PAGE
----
Editorial: UND sports cuts are tragic, but understandable
Running a college sports program would seem to have little in common with managing a department store. But we see a parallel between UND's decision to end its swimming, diving and women's hockey programs, and Macy's decision in Grand Forks to shutter its Columbia Mall branch.
It's this: In both cases, the organizations were beset by forces beyond their immediate control.
That makes it almost futile to lament the past—but crucial to look ahead, in order to respond as smartly as possible to the dynamics that'll continue to drive change.
In Macy's case, the nationwide chain had lost too much business. It's as simple and as complicated as that. Simple, because there's no skirting the destructive power of the color red on the bottom line. Complicated, because whole books have been and will be written about Americans' changing shopping habits and the way they're hammering bricks-and-mortar stores.
Now, the mall is faced with the problem of filling that great, big, empty space. Difficult? Yes. Impossible? No.
Because in America, such challenges are what push people to think creatively, and at times to give birth to something new.
At UND, critics and supporters must remember one thing: The budget cuts that prompted the sports' axing were imposed. They came down from "on high," meaning Bismarck.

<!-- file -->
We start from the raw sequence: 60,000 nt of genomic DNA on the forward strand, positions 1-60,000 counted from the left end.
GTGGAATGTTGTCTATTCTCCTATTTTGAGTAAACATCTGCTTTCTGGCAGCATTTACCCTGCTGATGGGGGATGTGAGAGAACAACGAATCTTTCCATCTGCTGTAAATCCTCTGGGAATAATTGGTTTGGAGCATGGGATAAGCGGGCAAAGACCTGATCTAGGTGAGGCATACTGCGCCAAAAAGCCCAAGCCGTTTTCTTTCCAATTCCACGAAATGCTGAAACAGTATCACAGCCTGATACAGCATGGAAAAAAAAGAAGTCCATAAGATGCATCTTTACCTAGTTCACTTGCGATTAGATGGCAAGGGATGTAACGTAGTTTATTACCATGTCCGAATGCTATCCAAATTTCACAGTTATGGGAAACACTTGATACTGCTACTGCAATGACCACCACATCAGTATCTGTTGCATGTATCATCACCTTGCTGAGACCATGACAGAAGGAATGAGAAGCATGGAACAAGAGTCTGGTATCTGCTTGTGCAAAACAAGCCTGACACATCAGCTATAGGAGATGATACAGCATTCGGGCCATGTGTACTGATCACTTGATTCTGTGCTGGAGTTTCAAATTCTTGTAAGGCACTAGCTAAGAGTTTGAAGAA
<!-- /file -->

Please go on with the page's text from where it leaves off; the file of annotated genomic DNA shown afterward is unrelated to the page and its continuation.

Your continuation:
So, the red ink that UND President Mark Kennedy saw on his books was as vivid as any that had showed up on the ledgers at Macy's headquarters.
And like the department-store executives, Kennedy was left with limited options, all of them bad.
He responded about as well as a president could.
Could the announcement have been handled better? Probably. For example, it would have been nice it hadn't been made while a hockey recruit was on campus, a sad circumstance that featured prominently in national stories about the cut.
But that kind of publicity cools down as quickly as it boils over. We'd be a lot more concerned if Kennedy had neglected "due diligence"—if he had ignored Title IX concerns, for example, or if he had acted emotionally or in haste.
None of those things seem to have happened. UND hired a law firm to get Title IX advice, and Kennedy sought input about and wrestled with the budget cuts for months.
The decision that resulted was heartbreaking on the one hand, but defensible on the other. It even left room for a headline such as this one: "Silver lining," which ran over Herald sports columnist Tom Miller's observation that UND's remaining sports teams now will be "in a much better position to succeed."
It's tragic to see good things come to an end. But this week, North Dakota's budget realities forced UND's hand, and Kennedy responded as best he could.
Here's hoping the higher-ed system now creates its own "something new": namely, the long-term budget stability that'll help prevent such cuts from happening again.
-- Tom Dennis for the Herald